Read More Than the Headlines in the IEA Report

New IEA report shows demand destruction was slightly less than expected
India's demand rose sharply in May
Frst half of 2020 is ending on a more optimistic note
Energy Report

Energy Report

 

The Phil Flynn Energy Report 

Not All Bad 

While the new International Energy Agency (IEA) report is grabbing headlines by saying that the global demand for oil might not recover until 2022, the news in the report isn’t all bad. The report suggests that demand destruction, while historically bad, wasn’t as bad as expected. They also reported that while global inventories in OECD countries are at record highs, the historical production by OPEC and Russia, not to mention plunging output in the U.S., may have the market get into balance sooner than expected. In other words, the report wasn't as bad as some had feared. Now add to that the fact that the Federal Reserve is adding more stimulus by buying corporate bonds and the Fed Chairman Jerome Powell is going to ask for fiscal stimulus. He may get it. Reports that President Trump is proposing a $1 trillion energy-consuming infrastructure bill is also adding support. We said yesterday we thought the selling surrounding coronavirus fears were overdone and today those fears, at least for now, seem to be in the rear-view mirror.  

Let's go over what precisely the IEA said. The IEA oil demand in 2020 is expected to fall by 8.1 million barrels per day (BPD) the largest in history, before recovering by 5.7 million BPD in 2021. Reduced jet and kerosene deliveries will impact total oil demand until at least 2022. In this report, the forecast for 2020 oil demand has been raised by nearly 500,000 BPD to 91.7 million BPD, due to stronger than expected deliveries during the Covid-19 lockdown. In China, oil demand recovered fast in March-April, and India's demand rose sharply in May.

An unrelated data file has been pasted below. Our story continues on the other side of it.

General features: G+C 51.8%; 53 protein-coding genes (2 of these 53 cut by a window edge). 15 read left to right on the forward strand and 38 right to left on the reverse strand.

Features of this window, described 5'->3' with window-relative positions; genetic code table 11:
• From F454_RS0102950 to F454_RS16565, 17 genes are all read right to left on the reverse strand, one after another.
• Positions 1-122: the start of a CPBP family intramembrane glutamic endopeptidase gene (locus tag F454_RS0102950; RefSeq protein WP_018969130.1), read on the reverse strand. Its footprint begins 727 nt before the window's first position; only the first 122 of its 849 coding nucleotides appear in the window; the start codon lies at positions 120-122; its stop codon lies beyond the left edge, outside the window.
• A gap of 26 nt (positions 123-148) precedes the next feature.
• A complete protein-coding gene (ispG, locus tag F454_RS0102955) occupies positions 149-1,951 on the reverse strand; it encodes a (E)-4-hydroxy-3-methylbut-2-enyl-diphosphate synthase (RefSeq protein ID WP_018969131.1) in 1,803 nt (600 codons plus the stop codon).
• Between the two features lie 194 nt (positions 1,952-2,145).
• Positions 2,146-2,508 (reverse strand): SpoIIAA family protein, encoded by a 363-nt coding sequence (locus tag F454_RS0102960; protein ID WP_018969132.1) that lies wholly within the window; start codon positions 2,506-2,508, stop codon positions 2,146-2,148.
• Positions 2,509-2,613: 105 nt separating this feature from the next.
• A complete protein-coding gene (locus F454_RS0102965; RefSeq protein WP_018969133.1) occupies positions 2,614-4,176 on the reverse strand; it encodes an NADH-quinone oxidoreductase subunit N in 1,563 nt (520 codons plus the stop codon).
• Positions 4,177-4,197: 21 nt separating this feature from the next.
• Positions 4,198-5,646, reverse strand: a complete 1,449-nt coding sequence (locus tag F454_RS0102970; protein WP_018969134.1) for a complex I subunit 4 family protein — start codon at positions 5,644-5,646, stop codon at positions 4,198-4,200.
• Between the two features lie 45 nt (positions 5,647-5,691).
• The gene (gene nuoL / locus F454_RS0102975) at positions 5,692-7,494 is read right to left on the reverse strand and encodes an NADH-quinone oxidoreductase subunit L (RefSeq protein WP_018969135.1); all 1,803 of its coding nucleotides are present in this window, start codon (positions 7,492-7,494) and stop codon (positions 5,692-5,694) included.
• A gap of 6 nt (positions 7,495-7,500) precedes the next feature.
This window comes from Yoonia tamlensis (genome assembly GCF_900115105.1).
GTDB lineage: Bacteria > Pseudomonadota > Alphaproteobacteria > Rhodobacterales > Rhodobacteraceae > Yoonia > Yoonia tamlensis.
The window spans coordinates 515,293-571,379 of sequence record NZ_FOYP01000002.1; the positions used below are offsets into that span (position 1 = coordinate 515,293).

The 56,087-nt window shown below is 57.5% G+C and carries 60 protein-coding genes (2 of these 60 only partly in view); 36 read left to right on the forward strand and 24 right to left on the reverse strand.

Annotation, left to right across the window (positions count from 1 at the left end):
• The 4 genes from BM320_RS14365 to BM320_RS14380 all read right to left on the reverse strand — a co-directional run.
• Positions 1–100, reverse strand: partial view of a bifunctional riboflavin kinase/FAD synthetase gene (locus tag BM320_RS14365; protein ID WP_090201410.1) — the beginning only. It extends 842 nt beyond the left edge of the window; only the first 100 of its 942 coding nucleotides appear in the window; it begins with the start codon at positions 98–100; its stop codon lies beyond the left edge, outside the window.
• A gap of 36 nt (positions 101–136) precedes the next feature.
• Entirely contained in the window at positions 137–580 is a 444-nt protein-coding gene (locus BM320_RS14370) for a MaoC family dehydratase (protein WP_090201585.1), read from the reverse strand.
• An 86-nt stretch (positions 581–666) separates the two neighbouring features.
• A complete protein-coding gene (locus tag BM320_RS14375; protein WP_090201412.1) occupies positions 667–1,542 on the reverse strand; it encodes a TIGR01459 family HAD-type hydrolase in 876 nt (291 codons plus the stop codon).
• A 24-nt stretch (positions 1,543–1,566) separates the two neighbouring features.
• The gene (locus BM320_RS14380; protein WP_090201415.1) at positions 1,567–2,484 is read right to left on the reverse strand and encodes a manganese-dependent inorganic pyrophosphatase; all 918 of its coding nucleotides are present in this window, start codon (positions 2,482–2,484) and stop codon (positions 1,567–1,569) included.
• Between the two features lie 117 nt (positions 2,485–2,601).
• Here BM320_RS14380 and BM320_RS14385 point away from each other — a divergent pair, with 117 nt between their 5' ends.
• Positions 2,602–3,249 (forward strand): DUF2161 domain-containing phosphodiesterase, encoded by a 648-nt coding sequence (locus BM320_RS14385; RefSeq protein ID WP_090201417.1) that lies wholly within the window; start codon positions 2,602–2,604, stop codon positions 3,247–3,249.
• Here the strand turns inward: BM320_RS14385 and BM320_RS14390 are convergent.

The IEA says that while the oil market remains fragile, the recent modest recovery in prices suggests that the first half of 2020 is ending on a more optimistic note. New data show that demand destruction in the early part of the year was slightly less than expected, although still unprecedented. On the supply side, record output cuts from OPEC+ and steep declines from other non-OPEC producers saw global oil production fall by a massive 12 million BPD in May. In addition to a 9.4 million BPD decline in OPEC+ supply last month, output from non-OPEC countries has fallen by 4.5 million BPD since the start of the year. To further speed up the market rebalancing, OPEC+ decided on June 6 to extend their historic output cut of close to 10 million BPD through July.


In sporting terms, the 2020 oil market is now close to the half time mark. So far, initiatives in the form of the OPEC+ agreement and the meeting of G20 energy ministers have made a significant contribution to restoring stability to the market. If recent trends in production are maintained, and demand does recover, the market will be on a more stable footing by the end of the second half. However, we shouldn’t underestimate the enormous uncertainties. Oil trade today will look to the Fed but also the API report. Reports are showing that we will see a big draw in Cushing, Oklahoma once again, but more offloading of Saudi oil tankers should give us a build. Gas supply could fall big, and distillates should rise yet again. Yet there’s no doubt that demand should increase.

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About the Author

Senior energy analyst at The PRICE Futures Group and a Fox Business Network contributor.